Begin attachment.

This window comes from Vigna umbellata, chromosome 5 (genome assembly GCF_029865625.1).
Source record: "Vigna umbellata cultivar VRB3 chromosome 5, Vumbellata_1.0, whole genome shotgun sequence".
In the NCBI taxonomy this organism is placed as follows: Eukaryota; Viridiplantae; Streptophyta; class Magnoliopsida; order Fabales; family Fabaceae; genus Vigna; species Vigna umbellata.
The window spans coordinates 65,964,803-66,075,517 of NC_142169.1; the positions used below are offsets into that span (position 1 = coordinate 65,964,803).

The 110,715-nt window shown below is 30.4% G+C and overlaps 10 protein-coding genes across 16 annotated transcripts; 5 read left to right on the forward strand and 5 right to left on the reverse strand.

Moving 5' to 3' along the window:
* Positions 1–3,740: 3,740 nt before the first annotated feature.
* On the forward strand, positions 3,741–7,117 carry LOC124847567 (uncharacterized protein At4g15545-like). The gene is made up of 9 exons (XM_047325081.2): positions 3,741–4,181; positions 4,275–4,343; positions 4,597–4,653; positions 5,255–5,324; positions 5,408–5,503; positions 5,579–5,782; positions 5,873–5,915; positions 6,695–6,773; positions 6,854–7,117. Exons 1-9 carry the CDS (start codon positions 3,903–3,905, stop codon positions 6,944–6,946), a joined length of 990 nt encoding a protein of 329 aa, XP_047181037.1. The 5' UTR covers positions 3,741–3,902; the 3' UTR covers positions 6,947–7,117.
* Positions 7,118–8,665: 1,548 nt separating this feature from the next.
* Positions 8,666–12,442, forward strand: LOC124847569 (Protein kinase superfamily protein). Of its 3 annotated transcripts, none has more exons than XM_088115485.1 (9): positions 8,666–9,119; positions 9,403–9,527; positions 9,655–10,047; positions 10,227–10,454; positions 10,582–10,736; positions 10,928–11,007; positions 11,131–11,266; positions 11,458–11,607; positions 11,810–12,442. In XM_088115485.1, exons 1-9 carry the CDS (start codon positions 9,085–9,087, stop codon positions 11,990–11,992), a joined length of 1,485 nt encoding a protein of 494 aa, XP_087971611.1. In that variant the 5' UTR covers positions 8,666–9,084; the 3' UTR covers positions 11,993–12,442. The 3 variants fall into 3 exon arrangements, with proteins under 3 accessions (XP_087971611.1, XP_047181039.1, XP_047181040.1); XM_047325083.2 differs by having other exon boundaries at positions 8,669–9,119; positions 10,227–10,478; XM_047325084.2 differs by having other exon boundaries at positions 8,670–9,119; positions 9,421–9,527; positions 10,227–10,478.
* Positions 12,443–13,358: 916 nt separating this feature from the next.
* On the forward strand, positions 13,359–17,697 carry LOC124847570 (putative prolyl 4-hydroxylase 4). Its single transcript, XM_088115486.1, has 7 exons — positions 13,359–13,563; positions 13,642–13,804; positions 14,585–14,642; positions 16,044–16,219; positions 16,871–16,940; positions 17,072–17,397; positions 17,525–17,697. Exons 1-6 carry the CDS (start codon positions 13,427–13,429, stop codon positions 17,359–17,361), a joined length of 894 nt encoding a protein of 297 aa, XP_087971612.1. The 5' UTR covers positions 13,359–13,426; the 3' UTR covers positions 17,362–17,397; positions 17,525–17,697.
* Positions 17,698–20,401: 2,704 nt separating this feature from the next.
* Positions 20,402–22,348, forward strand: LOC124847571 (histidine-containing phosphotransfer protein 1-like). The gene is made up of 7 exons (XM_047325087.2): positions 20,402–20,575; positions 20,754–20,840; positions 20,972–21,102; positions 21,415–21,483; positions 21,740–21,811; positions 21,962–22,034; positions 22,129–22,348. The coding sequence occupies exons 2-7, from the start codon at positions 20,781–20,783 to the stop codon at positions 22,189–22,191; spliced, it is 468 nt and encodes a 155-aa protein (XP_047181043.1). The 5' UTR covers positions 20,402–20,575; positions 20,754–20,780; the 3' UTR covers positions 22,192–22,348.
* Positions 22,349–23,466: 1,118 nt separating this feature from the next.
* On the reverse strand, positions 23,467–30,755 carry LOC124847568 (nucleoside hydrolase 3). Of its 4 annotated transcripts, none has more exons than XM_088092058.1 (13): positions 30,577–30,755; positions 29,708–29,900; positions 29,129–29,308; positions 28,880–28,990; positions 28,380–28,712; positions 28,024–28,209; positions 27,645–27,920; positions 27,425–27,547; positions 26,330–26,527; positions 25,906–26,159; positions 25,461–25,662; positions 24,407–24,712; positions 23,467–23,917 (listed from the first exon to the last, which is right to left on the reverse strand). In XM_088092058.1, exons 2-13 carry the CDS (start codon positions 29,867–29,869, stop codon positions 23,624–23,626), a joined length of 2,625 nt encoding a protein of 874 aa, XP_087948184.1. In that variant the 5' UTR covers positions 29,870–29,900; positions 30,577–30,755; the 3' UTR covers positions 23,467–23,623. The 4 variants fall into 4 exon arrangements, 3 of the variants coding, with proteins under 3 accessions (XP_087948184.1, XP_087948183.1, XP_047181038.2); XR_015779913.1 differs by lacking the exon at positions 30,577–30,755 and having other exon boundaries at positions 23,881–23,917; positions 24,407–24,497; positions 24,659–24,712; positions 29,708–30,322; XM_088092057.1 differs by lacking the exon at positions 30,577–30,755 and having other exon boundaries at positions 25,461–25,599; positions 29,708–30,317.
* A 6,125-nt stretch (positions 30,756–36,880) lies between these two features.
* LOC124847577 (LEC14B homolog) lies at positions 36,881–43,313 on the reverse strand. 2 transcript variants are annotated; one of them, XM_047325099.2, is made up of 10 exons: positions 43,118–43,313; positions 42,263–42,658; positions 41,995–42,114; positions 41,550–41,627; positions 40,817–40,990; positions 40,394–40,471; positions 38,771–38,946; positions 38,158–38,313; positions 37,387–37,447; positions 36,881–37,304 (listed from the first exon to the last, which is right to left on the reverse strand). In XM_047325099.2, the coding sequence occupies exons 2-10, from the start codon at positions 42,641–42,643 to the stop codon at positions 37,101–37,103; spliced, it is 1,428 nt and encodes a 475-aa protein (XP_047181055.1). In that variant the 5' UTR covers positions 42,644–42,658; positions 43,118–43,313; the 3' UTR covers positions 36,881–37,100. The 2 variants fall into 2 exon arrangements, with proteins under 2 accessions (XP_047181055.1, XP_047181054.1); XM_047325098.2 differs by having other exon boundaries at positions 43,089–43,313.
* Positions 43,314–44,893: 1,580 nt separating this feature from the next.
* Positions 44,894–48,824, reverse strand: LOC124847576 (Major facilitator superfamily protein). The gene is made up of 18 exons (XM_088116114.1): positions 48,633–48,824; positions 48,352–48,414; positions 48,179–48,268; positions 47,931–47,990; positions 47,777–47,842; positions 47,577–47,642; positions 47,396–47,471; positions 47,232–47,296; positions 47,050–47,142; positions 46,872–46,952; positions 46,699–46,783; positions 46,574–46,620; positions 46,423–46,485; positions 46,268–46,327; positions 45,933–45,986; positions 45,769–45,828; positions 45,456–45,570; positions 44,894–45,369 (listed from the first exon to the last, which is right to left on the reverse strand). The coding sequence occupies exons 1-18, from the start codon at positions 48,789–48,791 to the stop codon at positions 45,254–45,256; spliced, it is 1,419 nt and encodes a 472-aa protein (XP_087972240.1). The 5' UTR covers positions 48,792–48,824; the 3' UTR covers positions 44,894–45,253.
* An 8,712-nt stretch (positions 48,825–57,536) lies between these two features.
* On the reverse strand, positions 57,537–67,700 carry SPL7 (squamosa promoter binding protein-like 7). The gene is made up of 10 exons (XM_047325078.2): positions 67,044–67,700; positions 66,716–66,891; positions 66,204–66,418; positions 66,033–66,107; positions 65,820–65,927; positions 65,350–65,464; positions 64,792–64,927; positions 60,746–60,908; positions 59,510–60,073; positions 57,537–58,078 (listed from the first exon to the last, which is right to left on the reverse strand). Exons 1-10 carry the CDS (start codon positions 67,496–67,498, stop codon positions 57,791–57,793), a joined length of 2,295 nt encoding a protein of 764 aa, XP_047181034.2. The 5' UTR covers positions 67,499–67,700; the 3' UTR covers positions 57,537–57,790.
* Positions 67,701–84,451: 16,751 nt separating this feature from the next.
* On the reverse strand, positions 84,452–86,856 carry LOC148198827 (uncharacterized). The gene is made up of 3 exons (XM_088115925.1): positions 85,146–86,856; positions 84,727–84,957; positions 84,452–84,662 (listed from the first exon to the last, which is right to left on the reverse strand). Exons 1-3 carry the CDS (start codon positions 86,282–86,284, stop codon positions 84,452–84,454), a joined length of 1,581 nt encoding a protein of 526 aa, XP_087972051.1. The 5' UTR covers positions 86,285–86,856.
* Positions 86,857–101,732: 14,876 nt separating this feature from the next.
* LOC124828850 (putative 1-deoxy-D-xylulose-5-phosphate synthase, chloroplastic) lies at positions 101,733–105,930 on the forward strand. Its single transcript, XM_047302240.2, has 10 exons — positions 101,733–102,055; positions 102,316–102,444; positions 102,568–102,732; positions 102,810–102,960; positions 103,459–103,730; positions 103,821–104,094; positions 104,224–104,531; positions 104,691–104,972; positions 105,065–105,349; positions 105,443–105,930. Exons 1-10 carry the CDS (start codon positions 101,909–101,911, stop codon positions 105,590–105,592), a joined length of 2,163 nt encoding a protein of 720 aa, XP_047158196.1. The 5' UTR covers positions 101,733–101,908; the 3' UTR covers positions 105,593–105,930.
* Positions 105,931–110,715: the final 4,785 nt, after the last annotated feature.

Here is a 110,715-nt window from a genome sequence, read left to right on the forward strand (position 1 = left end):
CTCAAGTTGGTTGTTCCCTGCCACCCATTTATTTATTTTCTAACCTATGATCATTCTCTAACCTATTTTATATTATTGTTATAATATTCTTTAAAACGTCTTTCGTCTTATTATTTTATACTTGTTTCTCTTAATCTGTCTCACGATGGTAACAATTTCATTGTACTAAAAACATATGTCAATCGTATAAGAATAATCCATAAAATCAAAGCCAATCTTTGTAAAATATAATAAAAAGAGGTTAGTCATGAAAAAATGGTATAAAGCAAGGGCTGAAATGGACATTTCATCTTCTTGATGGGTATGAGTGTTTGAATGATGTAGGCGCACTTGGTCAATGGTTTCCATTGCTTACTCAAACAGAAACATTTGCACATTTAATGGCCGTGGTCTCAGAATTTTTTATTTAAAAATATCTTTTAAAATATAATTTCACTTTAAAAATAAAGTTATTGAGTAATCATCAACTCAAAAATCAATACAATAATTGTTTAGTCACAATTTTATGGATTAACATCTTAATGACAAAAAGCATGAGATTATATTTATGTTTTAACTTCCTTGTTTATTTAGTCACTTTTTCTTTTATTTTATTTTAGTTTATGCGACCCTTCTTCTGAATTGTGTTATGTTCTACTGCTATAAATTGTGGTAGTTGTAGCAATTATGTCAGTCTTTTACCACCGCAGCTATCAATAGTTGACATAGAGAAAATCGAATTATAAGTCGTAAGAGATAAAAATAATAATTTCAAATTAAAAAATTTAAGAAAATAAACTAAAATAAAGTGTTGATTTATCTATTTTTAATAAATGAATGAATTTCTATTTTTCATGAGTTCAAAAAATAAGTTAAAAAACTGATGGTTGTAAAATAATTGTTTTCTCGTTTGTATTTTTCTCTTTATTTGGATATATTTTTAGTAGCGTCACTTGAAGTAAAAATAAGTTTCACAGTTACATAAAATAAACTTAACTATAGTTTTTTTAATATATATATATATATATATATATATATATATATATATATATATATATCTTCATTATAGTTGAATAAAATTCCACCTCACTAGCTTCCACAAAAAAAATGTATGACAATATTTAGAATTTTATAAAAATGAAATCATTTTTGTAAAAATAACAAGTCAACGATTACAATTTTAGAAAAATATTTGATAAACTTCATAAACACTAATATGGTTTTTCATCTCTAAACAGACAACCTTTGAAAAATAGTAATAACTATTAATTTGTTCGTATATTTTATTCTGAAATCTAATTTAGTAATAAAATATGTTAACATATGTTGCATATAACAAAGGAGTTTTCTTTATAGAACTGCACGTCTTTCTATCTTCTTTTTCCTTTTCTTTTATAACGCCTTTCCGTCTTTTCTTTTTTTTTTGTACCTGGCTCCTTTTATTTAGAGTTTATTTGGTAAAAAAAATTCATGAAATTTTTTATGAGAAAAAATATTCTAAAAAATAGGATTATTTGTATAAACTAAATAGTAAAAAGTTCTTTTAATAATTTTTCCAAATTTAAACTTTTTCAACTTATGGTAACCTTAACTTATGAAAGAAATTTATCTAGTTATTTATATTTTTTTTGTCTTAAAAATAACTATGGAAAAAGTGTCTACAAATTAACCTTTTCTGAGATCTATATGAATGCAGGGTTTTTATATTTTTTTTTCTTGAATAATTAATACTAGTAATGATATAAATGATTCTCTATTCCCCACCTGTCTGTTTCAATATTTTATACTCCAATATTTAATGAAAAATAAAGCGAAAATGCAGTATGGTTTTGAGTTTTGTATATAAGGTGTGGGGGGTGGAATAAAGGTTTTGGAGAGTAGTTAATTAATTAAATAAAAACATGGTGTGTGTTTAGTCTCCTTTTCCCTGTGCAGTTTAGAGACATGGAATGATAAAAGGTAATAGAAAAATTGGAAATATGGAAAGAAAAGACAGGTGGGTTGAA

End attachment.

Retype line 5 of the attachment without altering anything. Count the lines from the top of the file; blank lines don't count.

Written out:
The 110,715-nt window shown below is 30.4% G+C and overlaps 10 protein-coding genes across 16 annotated transcripts; 5 read left to right on the forward strand and 5 right to left on the reverse strand.